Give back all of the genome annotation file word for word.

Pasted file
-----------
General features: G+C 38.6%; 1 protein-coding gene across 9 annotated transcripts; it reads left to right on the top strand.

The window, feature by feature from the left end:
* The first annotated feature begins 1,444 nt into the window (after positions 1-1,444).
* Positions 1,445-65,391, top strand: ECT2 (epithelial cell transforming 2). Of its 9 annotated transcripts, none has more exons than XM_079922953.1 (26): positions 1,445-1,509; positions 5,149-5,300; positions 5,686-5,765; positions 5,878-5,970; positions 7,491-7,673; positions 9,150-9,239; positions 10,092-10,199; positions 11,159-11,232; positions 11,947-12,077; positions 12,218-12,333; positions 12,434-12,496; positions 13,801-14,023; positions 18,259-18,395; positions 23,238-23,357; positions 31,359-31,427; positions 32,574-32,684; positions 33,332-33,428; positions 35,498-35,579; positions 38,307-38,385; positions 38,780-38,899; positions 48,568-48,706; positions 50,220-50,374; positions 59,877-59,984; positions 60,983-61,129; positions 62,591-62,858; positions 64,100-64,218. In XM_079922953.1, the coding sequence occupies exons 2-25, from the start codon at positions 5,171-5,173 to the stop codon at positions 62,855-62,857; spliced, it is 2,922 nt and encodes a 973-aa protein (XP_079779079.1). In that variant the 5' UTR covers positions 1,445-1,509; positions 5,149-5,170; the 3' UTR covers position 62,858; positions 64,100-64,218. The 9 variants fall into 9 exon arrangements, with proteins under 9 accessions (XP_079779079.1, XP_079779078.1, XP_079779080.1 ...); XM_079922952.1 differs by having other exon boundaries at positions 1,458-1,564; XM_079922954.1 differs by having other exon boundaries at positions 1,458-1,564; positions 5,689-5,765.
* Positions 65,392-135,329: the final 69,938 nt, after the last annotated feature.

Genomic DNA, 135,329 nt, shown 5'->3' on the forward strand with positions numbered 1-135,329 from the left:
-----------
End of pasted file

General features: G+C 38.6%; 1 protein-coding gene across 9 annotated transcripts; it reads left to right on the top strand.

The window, feature by feature from the left end:
* The first annotated feature begins 1,444 nt into the window (after positions 1-1,444).
* Positions 1,445-65,391, top strand: ECT2 (epithelial cell transforming 2). Of its 9 annotated transcripts, none has more exons than XM_079922953.1 (26): positions 1,445-1,509; positions 5,149-5,300; positions 5,686-5,765; positions 5,878-5,970; positions 7,491-7,673; positions 9,150-9,239; positions 10,092-10,199; positions 11,159-11,232; positions 11,947-12,077; positions 12,218-12,333; positions 12,434-12,496; positions 13,801-14,023; positions 18,259-18,395; positions 23,238-23,357; positions 31,359-31,427; positions 32,574-32,684; positions 33,332-33,428; positions 35,498-35,579; positions 38,307-38,385; positions 38,780-38,899; positions 48,568-48,706; positions 50,220-50,374; positions 59,877-59,984; positions 60,983-61,129; positions 62,591-62,858; positions 64,100-64,218. In XM_079922953.1, the coding sequence occupies exons 2-25, from the start codon at positions 5,171-5,173 to the stop codon at positions 62,855-62,857; spliced, it is 2,922 nt and encodes a 973-aa protein (XP_079779079.1). In that variant the 5' UTR covers positions 1,445-1,509; positions 5,149-5,170; the 3' UTR covers position 62,858; positions 64,100-64,218. The 9 variants fall into 9 exon arrangements, with proteins under 9 accessions (XP_079779079.1, XP_079779078.1, XP_079779080.1 ...); XM_079922952.1 differs by having other exon boundaries at positions 1,458-1,564; XM_079922954.1 differs by having other exon boundaries at positions 1,458-1,564; positions 5,689-5,765.
* Positions 65,392-135,329: the final 69,938 nt, after the last annotated feature.

Genomic DNA, 135,329 nt, shown 5'->3' on the forward strand with positions numbered 1-135,329 from the left: